On an unseasonably warm spring day in 1913, the Westfall Drugstore on Main Street received a special delivery from Kodak in Rochester, N.Y. — a brand-new “Vest Pocket Kodak” that had wowed customers since it was introduced the prior year.
Retailing at $6 at Westfall Drugstore, the camera was the size of a modern-day iPhone. Temperatures leading up to Friday, April 18, 1913, had hovered in the 40s, but on the day the camera arrived, skies were clear and sunny and the temperature hit a high of 82 degrees shortly after the lunch hour.
It was then that the camera was carefully removed from the box and used to snap eight shots of the city. The film was developed — and then returned to the camera where they would not be seen until last week where they stunned researchers at the Oklahoma Historical Society who are continuing to find surprises from last year’s opening of the “Century Chest” at First Lutheran Church, 1300 N Robinson Ave.
Chad Williams, research director at the Oklahoma Historical Society, has spent the past 10 months digging into the contents of the 100-year-old time capsule. The meticulous congregation leaders of 1913 gave a detailed list of its contents, but finds like the developed negatives continue to catch Williams and his staff by surprise.
“It was in a package, and it said it was the smallest Kodak camera available, shipped to the Westfall Drugstore,” Williams said. “The reason we’re just finding this now is it was packaged in Westfall Drugstore wrapping, and it was a wrapping material that doesn’t exist anymore. So we wanted to preserve the paper.”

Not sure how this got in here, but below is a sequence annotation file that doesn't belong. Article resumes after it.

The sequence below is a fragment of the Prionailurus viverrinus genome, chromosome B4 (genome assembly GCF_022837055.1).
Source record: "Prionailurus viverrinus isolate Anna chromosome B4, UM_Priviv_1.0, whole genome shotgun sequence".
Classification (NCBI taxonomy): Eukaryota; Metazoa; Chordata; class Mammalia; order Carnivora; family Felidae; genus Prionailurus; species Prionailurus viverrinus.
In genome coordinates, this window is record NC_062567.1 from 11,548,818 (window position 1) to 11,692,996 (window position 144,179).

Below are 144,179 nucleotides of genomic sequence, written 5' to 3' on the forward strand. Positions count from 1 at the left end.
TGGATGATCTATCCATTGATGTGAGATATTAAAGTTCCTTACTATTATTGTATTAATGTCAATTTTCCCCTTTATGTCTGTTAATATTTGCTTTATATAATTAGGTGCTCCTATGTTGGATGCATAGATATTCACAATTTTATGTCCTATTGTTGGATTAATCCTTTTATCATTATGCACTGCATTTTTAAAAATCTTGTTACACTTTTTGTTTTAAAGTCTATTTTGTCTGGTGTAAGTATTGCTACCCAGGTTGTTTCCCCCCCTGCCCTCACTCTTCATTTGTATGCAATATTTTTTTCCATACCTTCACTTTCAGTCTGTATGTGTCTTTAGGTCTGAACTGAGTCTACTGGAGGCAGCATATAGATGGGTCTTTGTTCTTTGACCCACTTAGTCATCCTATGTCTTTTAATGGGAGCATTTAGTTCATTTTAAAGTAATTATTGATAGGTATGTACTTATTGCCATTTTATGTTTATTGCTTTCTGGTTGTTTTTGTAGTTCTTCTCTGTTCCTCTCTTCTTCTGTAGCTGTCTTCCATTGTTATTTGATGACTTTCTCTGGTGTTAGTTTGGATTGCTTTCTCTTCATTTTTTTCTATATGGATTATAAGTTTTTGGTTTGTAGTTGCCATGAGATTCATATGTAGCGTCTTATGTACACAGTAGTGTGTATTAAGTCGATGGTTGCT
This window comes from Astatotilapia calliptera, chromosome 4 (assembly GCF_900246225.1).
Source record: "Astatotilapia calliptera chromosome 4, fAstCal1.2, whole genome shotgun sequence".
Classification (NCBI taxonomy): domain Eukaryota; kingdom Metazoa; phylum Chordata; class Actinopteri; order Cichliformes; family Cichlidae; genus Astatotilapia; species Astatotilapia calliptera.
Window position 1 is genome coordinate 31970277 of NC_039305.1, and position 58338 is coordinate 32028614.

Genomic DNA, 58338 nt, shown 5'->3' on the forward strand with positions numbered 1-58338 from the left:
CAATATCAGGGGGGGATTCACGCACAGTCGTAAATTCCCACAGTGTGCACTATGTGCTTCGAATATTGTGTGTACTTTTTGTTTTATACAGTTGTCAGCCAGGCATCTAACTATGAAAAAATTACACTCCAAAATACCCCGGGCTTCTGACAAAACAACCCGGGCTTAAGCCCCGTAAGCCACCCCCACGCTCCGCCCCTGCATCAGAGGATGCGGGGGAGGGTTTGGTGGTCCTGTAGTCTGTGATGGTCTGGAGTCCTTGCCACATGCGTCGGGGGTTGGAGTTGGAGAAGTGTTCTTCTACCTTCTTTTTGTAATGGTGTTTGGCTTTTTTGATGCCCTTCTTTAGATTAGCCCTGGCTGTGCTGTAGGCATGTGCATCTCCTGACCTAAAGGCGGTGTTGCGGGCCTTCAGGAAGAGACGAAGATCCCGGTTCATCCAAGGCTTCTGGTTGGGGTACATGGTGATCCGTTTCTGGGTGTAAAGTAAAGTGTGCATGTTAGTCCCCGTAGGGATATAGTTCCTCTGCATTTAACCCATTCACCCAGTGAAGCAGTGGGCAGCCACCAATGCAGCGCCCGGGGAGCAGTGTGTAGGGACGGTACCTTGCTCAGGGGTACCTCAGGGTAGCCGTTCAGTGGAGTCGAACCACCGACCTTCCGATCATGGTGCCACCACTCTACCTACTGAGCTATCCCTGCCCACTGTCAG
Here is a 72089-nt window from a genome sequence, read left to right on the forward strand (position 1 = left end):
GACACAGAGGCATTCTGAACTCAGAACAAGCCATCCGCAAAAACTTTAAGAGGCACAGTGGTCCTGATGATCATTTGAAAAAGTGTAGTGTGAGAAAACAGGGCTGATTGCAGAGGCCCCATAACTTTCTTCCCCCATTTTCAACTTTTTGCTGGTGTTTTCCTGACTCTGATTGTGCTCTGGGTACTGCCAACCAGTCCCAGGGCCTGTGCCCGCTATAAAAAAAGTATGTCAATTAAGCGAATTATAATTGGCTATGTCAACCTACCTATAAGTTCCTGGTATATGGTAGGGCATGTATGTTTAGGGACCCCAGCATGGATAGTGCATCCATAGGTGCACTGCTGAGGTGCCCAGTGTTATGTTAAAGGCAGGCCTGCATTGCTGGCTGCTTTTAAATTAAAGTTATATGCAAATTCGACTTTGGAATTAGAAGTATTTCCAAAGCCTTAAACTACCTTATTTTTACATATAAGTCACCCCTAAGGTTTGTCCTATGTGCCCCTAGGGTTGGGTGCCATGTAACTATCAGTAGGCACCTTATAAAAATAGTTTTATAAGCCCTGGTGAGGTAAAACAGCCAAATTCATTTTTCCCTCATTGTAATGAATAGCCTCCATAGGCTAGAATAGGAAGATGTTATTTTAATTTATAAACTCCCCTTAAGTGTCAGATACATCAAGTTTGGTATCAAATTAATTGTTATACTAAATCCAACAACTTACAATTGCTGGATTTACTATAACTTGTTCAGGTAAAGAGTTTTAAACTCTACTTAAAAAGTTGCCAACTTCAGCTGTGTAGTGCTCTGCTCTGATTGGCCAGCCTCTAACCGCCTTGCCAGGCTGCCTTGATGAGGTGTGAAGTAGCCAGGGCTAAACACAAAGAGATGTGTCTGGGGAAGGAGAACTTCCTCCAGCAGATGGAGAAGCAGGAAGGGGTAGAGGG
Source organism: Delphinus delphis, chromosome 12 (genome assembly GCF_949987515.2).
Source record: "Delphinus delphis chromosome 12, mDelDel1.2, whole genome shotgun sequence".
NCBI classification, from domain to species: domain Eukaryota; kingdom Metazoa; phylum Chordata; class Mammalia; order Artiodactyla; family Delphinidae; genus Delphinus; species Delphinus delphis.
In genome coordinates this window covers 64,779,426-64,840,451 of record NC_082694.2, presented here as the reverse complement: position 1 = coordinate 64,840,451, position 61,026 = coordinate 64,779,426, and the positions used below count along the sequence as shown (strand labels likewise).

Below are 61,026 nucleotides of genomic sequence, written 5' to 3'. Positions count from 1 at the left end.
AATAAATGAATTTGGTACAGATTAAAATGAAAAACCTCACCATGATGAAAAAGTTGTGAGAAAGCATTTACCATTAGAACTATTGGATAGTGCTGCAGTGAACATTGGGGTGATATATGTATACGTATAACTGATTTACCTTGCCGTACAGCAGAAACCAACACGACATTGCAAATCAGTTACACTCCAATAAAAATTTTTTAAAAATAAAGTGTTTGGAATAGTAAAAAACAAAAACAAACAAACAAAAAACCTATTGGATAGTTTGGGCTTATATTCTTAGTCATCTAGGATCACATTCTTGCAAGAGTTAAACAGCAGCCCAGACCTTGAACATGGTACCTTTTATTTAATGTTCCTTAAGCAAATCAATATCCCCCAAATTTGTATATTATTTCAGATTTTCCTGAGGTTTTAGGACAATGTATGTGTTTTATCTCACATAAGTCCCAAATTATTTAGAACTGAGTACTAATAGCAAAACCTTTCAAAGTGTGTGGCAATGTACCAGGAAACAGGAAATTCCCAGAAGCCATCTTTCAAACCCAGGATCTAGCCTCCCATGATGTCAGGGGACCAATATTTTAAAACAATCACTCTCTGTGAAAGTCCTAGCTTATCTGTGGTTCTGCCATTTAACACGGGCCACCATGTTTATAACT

Once the package was opened last week, Williams and his staff found not just a camera in mint condition, but film negatives that had been developed after that warm spring day and then returned to the camera in time for it to be added to the time capsule.
As with everything else found in the time capsule, the photo negatives and camera were in pristine condition.
“They had already processed it — they weren’t taking any chances,” Williams said. “That’s how incredible they were in 1913.”
The photos include a much earlier glimpse of the original Carnegie Library — with a fountain in front that doesn’t show in other known photos. The library, 131 Dean A. McGee Ave., was one of at least 24 built in Oklahoma with assistance from steel magnate Andrew Carnegie, and was built at a cost of $60,000 in 1899. The library was razed in 1951 and replaced with a bigger building that is currently being converted into apartments.
AT A GLANCE
The Century Chest
The Century Chest stayed sealed under concrete for 100 years before it was unearthed and opened on April 22, 2013. The time capsule was created as a fundraiser for First Lutheran Church of Oklahoma City. Organizers wondered what people would think about the items in the chest in the future. Organizers also wondered what people 100 years earlier in 1813 would have thought of the gadgets they were burying with the chest.
“Those who open the chest 100 years from today, what will be their feelings? Will they look upon the wonders of 1913 as crude?” an editorial in The Daily Oklahoman read. In addition to the Kodak camera, other cutting-edge innovations of 1913 in the Century Chest included a 1913 Pioneer telephone and a phonograph with three recordings. One of those recordings is of ’89er and historian Angelo C. Scott, whose voice will be broadcast as part of an upcoming larger exhibit of the Century Chest at the Oklahoma History Center.